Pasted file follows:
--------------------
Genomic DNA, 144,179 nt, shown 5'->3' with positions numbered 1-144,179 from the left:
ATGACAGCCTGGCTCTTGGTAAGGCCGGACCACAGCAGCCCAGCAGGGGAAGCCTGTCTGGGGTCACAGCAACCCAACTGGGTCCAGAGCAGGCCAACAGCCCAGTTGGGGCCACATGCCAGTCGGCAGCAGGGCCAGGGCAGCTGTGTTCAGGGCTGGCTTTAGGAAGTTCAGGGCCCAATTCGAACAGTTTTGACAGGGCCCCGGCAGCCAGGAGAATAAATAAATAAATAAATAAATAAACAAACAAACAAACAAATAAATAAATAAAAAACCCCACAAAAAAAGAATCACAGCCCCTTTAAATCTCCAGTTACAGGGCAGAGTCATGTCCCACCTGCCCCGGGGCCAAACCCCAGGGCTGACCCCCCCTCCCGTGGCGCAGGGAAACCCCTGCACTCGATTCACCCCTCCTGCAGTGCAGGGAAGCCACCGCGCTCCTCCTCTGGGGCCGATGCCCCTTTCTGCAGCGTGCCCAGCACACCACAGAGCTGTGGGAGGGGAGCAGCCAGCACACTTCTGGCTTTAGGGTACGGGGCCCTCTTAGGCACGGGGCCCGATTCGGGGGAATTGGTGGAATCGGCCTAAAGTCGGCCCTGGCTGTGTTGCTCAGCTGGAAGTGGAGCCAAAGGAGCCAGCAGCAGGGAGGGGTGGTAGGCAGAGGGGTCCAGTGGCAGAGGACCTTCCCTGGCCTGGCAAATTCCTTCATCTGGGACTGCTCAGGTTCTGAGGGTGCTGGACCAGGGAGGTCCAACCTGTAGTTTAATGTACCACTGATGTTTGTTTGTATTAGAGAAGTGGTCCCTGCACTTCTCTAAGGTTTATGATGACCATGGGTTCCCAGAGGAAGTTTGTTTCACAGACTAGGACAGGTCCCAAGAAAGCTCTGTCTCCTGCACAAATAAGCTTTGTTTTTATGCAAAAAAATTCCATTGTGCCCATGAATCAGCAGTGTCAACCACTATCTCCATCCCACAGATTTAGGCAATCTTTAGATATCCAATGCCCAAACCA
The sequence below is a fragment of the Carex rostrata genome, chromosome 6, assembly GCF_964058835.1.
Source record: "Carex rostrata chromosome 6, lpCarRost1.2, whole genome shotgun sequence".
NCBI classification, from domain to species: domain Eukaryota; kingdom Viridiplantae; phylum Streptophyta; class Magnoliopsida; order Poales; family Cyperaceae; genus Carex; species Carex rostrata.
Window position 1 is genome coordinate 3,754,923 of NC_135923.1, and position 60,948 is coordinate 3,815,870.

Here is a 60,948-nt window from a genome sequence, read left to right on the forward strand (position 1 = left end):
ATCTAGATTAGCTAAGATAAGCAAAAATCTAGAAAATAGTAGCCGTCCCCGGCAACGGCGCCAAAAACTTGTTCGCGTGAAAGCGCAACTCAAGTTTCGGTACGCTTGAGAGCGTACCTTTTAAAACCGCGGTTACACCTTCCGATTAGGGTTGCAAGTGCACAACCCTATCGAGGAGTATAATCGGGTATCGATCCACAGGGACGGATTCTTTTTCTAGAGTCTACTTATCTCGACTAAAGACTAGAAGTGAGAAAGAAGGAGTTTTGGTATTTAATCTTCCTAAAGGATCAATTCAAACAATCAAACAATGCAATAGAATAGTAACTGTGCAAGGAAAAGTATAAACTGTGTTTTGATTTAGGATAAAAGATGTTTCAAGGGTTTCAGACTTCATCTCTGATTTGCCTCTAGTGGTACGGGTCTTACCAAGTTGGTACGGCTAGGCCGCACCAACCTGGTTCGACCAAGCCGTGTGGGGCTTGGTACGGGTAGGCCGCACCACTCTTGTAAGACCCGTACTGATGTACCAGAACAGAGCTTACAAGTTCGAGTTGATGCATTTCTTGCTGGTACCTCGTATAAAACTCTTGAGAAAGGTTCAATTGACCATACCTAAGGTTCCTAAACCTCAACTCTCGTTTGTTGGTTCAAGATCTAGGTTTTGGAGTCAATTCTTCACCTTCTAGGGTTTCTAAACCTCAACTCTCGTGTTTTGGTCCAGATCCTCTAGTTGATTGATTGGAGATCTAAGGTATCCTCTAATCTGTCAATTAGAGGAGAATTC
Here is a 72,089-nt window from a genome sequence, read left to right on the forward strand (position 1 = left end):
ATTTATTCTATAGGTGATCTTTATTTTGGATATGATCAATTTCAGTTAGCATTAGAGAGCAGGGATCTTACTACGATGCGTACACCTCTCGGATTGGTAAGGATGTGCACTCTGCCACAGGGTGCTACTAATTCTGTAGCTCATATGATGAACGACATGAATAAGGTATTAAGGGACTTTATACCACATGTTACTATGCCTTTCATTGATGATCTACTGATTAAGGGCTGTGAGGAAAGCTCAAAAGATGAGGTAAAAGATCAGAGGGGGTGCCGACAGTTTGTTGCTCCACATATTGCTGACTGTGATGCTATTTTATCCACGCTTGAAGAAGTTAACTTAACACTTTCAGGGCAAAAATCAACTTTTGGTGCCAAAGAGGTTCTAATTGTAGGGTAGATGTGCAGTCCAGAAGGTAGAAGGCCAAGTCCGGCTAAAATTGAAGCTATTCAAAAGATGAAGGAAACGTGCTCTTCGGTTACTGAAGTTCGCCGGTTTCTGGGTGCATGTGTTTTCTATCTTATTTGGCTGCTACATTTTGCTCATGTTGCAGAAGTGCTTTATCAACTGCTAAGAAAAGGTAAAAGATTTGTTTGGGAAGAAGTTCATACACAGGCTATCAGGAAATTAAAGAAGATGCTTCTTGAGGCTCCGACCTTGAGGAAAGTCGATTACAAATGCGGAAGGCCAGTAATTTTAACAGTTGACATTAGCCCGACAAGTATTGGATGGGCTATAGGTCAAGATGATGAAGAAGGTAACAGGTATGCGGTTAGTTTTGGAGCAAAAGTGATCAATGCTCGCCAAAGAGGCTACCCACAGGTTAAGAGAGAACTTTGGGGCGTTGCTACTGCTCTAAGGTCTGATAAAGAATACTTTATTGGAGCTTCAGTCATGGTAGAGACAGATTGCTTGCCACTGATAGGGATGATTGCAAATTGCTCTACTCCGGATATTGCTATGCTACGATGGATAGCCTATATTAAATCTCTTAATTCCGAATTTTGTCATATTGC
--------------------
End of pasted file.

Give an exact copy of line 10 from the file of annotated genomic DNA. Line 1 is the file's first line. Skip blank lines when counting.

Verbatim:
ATTTATTCTATAGGTGATCTTTATTTTGGATATGATCAATTTCAGTTAGCATTAGAGAGCAGGGATCTTACTACGATGCGTACACCTCTCGGATTGGTAAGGATGTGCACTCTGCCACAGGGTGCTACTAATTCTGTAGCTCATATGATGAACGACATGAATAAGGTATTAAGGGACTTTATACCACATGTTACTATGCCTTTCATTGATGATCTACTGATTAAGGGCTGTGAGGAAAGCTCAAAAGATGAGGTAAAAGATCAGAGGGGGTGCCGACAGTTTGTTGCTCCACATATTGCTGACTGTGATGCTATTTTATCCACGCTTGAAGAAGTTAACTTAACACTTTCAGGGCAAAAATCAACTTTTGGTGCCAAAGAGGTTCTAATTGTAGGGTAGATGTGCAGTCCAGAAGGTAGAAGGCCAAGTCCGGCTAAAATTGAAGCTATTCAAAAGATGAAGGAAACGTGCTCTTCGGTTACTGAAGTTCGCCGGTTTCTGGGTGCATGTGTTTTCTATCTTATTTGGCTGCTACATTTTGCTCATGTTGCAGAAGTGCTTTATCAACTGCTAAGAAAAGGTAAAAGATTTGTTTGGGAAGAAGTTCATACACAGGCTATCAGGAAATTAAAGAAGATGCTTCTTGAGGCTCCGACCTTGAGGAAAGTCGATTACAAATGCGGAAGGCCAGTAATTTTAACAGTTGACATTAGCCCGACAAGTATTGGATGGGCTATAGGTCAAGATGATGAAGAAGGTAACAGGTATGCGGTTAGTTTTGGAGCAAAAGTGATCAATGCTCGCCAAAGAGGCTACCCACAGGTTAAGAGAGAACTTTGGGGCGTTGCTACTGCTCTAAGGTCTGATAAAGAATACTTTATTGGAGCTTCAGTCATGGTAGAGACAGATTGCTTGCCACTGATAGGGATGATTGCAAATTGCTCTACTCCGGATATTGCTATGCTACGATGGATAGCCTATATTAAATCTCTTAATTCCGAATTTTGTCATATTGC